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I recently read an article in “The Writer” magazine (July 2017) about creating characters “that are not secretly you.” It was one of those revelations that came to me a little late, but resonated nonetheless. Here’s my take on it.

When we are young—I’m talking babies and toddlers and young children—oh yes, and teenagers—the world revolves around us. Or, at least, we think it does. We are naturally selfish and needy, and expect others to put us first and fulfill our needs.

Most of us outgrow this eventually. Or do we?

What was the main character like in your first novel or short story? Did he or she at all resemble you? Good chance your answer is yes. We often create characters that think like us, respond like us, even look like us. Through them, we are able to work through our thoughts, feelings, struggles, dreams and hopes. Non-writers may not realize how much of our hearts and souls feed into our characters.

But, as Susan Perabo suggests in her article in “The Writer,” it’s time we got over ourselves and started creating other kinds of people, freshly imagined folks who are nothing at all like us.

This is what happened when I started writing the first draft of my current WIP: I had invented a young woman passionate to know who she was, but after a couple of scenes, I was looking into a mirror of sorts. Diana was a “fraidy cat.” She didn’t like challenge or risk or danger. She was naïve and passive and, frankly, boring. I’m not putting myself down; I’m being honest. But I didn’t want Diana to be that way. Too easy. Too much like some of the characters I’ve written in the past.

So, what to do? I rewrote the first scenes (I know, I know. You should never edit until you finish the first draft. It’s not the first rule of writing I’ve broken.) and for my every inclination to make Diana respond like me, I stopped, listened, and allowed her to be herself. And do you know what I discovered? She is nothing like me. She’s rebellious. She adores the limelight. She is sometimes disrespectful. I’m not sure I even like her very much. But she’s interesting. I want to know why she does these things, what she really wants, how she is going to become her own worst enemy as the story unfolds.

Two specific takeaways for me from the article:

1) Often we don’t realize what we’re doing until someone points it out (thanks, Susan Perabo)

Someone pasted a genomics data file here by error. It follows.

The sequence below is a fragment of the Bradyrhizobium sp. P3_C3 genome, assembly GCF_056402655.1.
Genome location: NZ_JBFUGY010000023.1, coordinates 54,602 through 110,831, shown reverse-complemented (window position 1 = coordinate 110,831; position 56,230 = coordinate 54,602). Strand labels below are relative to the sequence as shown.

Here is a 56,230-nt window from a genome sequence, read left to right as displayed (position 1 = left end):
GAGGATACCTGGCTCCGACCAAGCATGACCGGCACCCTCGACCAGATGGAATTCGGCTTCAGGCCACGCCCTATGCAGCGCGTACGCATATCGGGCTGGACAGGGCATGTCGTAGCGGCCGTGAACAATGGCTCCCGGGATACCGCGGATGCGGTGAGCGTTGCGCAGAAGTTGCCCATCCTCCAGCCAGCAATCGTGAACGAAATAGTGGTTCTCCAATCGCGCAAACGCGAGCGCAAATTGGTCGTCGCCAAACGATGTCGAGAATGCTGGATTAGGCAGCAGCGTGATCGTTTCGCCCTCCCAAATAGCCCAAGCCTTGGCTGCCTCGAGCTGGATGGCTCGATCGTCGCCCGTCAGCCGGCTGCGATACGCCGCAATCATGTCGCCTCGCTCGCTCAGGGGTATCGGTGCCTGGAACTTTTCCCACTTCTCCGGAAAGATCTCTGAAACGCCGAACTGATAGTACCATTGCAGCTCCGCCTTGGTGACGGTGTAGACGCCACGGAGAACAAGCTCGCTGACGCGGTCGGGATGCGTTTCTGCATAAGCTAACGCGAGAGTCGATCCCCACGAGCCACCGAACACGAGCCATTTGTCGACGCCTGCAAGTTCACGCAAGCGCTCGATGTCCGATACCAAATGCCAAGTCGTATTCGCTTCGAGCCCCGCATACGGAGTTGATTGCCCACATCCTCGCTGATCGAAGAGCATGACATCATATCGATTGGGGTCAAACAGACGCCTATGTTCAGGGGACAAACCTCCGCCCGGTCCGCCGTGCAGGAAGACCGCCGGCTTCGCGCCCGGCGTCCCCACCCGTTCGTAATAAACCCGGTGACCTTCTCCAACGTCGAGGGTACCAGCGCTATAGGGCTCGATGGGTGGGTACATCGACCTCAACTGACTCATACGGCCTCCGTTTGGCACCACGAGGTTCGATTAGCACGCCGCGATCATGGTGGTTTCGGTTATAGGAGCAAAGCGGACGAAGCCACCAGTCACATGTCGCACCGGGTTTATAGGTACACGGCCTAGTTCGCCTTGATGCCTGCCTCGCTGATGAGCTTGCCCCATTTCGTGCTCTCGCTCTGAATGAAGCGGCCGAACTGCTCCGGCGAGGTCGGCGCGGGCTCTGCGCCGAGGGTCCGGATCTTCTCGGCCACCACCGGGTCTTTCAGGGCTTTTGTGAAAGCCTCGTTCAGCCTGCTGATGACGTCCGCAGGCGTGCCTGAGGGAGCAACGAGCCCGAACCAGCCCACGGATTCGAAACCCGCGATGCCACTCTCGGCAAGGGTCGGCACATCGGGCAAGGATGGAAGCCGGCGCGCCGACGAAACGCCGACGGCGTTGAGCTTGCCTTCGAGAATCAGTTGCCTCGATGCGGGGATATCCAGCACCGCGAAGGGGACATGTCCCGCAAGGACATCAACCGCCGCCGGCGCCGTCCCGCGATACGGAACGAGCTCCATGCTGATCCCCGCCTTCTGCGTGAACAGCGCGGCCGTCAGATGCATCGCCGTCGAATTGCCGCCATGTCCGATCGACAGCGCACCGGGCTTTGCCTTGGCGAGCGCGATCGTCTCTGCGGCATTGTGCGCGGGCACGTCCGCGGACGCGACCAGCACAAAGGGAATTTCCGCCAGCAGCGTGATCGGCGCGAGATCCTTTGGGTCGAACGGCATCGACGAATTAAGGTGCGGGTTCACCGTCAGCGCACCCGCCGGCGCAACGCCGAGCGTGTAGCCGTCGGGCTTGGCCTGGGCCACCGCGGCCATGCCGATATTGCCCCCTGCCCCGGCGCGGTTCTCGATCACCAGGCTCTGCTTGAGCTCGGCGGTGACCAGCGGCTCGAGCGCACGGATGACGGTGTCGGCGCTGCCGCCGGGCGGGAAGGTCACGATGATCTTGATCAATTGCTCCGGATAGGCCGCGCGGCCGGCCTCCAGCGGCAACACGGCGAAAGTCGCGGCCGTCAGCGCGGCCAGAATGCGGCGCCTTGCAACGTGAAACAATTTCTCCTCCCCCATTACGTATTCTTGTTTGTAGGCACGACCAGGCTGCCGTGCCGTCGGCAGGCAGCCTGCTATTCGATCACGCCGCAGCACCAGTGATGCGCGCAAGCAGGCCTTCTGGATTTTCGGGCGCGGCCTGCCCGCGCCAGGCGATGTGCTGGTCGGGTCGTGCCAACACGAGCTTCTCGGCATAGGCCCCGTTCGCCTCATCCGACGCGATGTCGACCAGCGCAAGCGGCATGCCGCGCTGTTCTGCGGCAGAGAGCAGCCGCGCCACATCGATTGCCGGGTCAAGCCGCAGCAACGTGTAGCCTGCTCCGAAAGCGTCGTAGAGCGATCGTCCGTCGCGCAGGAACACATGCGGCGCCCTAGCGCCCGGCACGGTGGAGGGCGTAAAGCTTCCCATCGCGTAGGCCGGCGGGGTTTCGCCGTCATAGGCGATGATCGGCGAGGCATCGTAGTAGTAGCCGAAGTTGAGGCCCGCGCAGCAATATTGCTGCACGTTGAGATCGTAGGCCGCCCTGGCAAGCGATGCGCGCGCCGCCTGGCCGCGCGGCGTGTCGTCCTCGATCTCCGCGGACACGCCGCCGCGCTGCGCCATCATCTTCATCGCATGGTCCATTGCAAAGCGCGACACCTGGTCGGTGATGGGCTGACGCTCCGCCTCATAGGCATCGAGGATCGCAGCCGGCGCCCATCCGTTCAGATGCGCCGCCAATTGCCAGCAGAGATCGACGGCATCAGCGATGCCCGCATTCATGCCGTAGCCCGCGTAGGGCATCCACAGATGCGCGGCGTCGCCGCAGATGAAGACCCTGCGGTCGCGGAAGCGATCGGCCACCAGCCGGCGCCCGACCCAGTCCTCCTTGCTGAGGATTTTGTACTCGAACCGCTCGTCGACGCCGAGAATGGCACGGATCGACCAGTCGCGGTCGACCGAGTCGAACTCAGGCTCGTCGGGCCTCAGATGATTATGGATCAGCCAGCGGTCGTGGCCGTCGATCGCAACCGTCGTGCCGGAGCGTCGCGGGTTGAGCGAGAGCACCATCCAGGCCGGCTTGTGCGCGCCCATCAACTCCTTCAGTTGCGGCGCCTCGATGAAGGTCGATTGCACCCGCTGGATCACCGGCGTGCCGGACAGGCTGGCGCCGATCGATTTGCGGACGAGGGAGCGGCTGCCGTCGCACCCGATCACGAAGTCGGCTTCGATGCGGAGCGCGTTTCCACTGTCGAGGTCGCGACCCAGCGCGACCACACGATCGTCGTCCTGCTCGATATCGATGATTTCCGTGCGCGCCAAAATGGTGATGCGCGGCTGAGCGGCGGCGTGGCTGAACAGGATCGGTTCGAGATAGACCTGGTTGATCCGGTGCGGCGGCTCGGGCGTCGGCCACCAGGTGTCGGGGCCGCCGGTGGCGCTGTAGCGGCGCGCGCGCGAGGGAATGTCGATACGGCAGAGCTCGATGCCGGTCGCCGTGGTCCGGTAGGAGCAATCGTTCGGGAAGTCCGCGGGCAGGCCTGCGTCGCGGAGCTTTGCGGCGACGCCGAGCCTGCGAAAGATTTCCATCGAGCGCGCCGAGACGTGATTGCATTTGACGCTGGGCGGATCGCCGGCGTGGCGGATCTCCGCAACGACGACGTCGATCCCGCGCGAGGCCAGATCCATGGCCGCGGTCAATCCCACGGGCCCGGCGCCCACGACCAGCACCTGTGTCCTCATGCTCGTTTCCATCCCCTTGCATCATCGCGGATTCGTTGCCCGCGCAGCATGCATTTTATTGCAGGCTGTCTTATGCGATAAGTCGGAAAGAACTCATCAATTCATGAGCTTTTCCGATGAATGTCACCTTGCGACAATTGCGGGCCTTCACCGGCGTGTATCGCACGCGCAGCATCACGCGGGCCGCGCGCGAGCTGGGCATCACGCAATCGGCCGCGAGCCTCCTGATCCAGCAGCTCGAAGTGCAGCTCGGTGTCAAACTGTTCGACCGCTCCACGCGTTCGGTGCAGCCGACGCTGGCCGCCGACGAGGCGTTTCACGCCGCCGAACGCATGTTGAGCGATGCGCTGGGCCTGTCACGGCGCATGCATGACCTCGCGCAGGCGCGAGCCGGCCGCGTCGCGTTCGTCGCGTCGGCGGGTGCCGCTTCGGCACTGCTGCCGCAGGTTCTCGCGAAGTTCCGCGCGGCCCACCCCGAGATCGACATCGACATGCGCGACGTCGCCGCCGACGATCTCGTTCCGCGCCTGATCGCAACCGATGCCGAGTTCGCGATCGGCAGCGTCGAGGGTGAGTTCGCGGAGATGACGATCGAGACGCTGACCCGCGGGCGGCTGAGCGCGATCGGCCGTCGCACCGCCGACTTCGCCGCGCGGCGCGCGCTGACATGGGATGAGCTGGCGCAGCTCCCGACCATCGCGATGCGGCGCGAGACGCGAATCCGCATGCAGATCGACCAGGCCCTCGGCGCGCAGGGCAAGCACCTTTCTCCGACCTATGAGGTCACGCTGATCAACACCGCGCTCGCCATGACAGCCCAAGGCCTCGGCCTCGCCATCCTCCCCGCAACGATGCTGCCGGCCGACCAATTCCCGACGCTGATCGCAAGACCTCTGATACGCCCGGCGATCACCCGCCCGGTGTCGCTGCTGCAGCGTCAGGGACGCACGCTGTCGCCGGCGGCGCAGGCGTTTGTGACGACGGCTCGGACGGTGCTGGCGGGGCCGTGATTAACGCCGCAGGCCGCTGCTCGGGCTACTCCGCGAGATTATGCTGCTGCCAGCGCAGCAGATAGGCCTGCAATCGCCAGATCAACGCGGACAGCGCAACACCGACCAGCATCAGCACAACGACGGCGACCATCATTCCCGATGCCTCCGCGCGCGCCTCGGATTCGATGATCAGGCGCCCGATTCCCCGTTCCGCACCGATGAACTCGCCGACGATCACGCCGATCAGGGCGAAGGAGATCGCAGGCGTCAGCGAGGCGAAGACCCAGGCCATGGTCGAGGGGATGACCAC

2) It’s helpful and wise to consider the truth of the matter and make the necessary changes

So, let’s get over ourselves and bring into being brand new, fascinating fictional characters that inspire and spark our stories.

©2012 DEBBIE RIDPATH OHI. URL: INKYGIRL.COM

 

NOTE: This post was first published on the International Christian Fiction Writers blog on August 7, 2017.

 

 

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Voice is, essentially, the sound of a story. It’s an innate, recognizable part of who we are. We can’t create it or force it. Our voice just is. Of course, we can temper or encourage it, but only as far as our experience and personality allows.

Author Lisa Carter, in a recent blog for Novel Rocket, suggests that “Your voice is defined by what you have to say and how you choose to say it.”

About six years ago now, I wrote a blog on the subject of voice. Here’s the essence of the article:

“While visiting my newly born grandchild back in 2009, I snuck away to the bedroom with him so we could talk privately. After all, a grandma has to get to know her little ones. I lay on the bed with six-week old Jordy and began to talk to him. He fixed his eyes on mine, connecting with my soul. He watched my face, and my mouth, and then his mouth began to move. He struggled to make a sound, and when he did, we celebrated. He had found his voice.IMG_0080

I made a similar connection with my granddaughter, Sydney, born two weeks after Jord. She also wanted to express herself to me, and when she was successful she wiggled with pleasure.

OLYMPUS DIGITAL CAMERAAs writers, we talk about “voice” and wonder what it is. Is voice something we create or something we discover? Jordy and Sydney taught me that “voice” is who we are. Jordy’s cry was squeaky and pitiful (it has since developed into a confident and continual chatter). Sydney’s was loud and demanding (I now interpret it as determined. She is the fourth sibling in her family, after all.). Neither baby decided what he or she would sound like. They are who they are. We each have our own voice, are born with it in its raw form. This is the voice we eventually use for speaking and writing.